Edited By: Pathikrit Sen Gupta
Last Updated: February 10, 2023, 21:55 IST
Students who designed ISRO’s AzaadiSAT-2 arrive to watch the launch of Small Satellite Launch Vehicle SSLV-D2 carrying EOS-07, Janus-1 and AzaadiSAT-2 satellites, at Satish Dhawan Space Station in Sriharikota, on Friday. (Pic/PTI)
The AzaadiSAT-2 was put together by girl students enrolled in government schools across the country. They contributed to the design and construction of the satellite built by Chennai-based startup Space Kidz India
When the small satellite rocket SSLV-D2 took off from the ISRO Sriharikota launch pad on Friday morning, it was a giant leap for rural innovation – an 8.7-kg satellite built by girl students from across 75 schools rode along with two other satellites into space.
The AzaadiSAT-2 was put together by girl students enrolled in government schools across the country. They contributed to the design and construction of the satellite built by Chennai-based startup Space Kidz India.
The girl students contributed mainly to coding that enabled the sensors in the satellite. AzaadiSAT-2 is an earth observation satellite placed in a 450-km orbit on Friday. The satellite follows its unsuccessful predecessor, which had entered an unstable orbit following the failure of a previous small satellite rocket to inject payloads in the right orbit.
“It is a proud moment for us to witness this historic launch,” one of the girls who contributed to AzaadiSAT told ET.
The St Francis Girls High School, Secunderabad, in Telangana was among the 75 schools that contributed to the building of the satellite. The tenth-grade students were an excited lot. Zunaira Asadullah Hussaini, a 15-year-old student, said: “Due to exams, we were not able to travel to Sriharikota,” she exclaimed. “We watched it online. It was a proud moment. We will cherish it for a lifetime. We will try to do more in aerospace.”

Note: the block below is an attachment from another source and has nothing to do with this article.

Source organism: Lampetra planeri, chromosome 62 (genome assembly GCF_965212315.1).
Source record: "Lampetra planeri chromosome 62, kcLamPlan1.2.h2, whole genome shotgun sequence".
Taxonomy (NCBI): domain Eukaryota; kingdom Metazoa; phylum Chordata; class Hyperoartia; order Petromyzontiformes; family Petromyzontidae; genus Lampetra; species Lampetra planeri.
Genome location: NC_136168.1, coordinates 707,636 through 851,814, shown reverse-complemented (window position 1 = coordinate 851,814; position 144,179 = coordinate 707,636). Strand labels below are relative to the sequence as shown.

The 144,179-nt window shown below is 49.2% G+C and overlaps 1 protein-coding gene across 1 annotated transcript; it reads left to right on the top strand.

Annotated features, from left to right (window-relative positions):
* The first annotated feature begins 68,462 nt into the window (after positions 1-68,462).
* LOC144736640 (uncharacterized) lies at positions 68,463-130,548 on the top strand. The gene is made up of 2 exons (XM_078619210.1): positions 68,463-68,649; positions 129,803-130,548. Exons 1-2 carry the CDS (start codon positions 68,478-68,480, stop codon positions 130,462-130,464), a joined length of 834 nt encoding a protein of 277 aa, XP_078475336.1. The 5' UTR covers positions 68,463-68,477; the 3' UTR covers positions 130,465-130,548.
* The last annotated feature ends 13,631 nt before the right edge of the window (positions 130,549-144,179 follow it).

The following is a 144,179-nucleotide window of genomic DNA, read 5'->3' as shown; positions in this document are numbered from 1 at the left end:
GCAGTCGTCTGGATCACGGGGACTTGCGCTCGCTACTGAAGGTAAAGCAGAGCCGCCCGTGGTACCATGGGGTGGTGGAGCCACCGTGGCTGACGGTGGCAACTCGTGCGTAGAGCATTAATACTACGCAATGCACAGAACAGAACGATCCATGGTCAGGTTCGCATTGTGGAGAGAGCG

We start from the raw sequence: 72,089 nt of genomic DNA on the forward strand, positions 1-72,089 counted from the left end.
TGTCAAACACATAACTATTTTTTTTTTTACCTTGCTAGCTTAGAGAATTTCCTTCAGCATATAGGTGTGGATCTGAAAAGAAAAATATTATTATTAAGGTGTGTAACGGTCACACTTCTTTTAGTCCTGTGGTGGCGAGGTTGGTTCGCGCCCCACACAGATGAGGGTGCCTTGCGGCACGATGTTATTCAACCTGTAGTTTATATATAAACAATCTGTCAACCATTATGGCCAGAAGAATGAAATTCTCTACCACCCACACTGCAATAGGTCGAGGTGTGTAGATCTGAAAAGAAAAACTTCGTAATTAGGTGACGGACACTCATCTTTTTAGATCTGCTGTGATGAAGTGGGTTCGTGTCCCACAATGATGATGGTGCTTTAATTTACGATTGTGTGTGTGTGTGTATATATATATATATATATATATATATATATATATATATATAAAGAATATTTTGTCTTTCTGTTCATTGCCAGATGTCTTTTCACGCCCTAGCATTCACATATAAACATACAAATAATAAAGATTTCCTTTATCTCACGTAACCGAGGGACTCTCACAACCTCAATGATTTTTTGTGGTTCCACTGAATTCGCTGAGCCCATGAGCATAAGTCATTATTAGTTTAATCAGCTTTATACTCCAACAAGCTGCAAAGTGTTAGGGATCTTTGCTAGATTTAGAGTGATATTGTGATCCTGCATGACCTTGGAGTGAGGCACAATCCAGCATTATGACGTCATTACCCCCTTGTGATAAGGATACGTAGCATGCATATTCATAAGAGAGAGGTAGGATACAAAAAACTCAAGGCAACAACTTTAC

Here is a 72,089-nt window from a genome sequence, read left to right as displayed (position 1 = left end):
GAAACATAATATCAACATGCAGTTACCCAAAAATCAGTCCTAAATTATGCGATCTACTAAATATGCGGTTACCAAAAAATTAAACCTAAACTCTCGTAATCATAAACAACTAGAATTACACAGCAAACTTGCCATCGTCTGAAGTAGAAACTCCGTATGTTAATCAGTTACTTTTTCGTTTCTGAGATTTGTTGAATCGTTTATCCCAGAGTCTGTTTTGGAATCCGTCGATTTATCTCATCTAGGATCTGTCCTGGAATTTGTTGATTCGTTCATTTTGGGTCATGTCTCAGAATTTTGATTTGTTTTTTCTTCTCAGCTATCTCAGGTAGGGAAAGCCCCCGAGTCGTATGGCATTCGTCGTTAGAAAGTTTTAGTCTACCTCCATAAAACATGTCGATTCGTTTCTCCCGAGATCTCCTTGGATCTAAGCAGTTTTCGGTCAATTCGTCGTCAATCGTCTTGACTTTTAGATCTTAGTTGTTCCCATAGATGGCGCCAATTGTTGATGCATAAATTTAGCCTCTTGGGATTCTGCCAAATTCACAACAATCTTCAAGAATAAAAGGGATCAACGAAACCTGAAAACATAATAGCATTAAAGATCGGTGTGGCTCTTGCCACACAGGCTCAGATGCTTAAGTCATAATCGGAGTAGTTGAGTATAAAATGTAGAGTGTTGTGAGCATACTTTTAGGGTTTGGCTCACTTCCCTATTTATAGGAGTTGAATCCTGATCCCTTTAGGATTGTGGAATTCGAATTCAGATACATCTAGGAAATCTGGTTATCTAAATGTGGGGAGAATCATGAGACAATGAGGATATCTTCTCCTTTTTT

The seven-year-old aerospace startup Space Kidz has been a keen enabler in taking rocket science to children. The startup designs, fabricates, and launches small satellites, So far, it has put in space over 18 Balloon Sats, two suborbital payloads, and three orbital satellites.
For the students, rocket science was a far cry amid parental obsessions driving them toward homogeneous careers: either engineers or medical doctors. Shreya M, a student who took part in the programme, said it was indeed a great idea to bring in girl children to participate in aeronautical space. “Engineering and MBBS have been normal but working in the space sector and knowing more about space is interesting. It has captured our interest,” she said.
For the programme, students had to download toolkits and software to equip themselves for the satellite launch. There was individual programming too.
Genevieve Thomas, a student, said, “We got an invitation from Space Kidz. We are very thankful to our management that they allowed us to explore this. We got motherboards from the Space Kidz team. We had to download software (Arduino Ide) and with the guidance of the team, we programmed it.”
The process had elements of fun, too. “On the motherboard, there was a bulb which would glow if the programme was successful. After the glowing of the bulb, we could see the changes in the humidity and environment,” she said.
For teachers, the science programme was a step into the extraordinary, away from the usual pedagogical humdrum of teaching. Cynthia C, a 49-year-old teacher who mentored students from Government Girls Higher Secondary School, said the opportunity was pure gold. “We downloaded the Arduino IDE Software, set up Raspberry Pi (a single-board computer) and installed the library,” she said. Cynthia is looking forward to similar programmes that inspire students.
Anjali, an eleventh grader from Haryana, says she is still reeling. “We were excited and nervous at the same time. Last time, it was a partial failure. It is indeed a proud moment for every girl child in this country. Next time, we want to go to the moon, and I’m sure I will,” said Anjali.
Read all the Latest India News here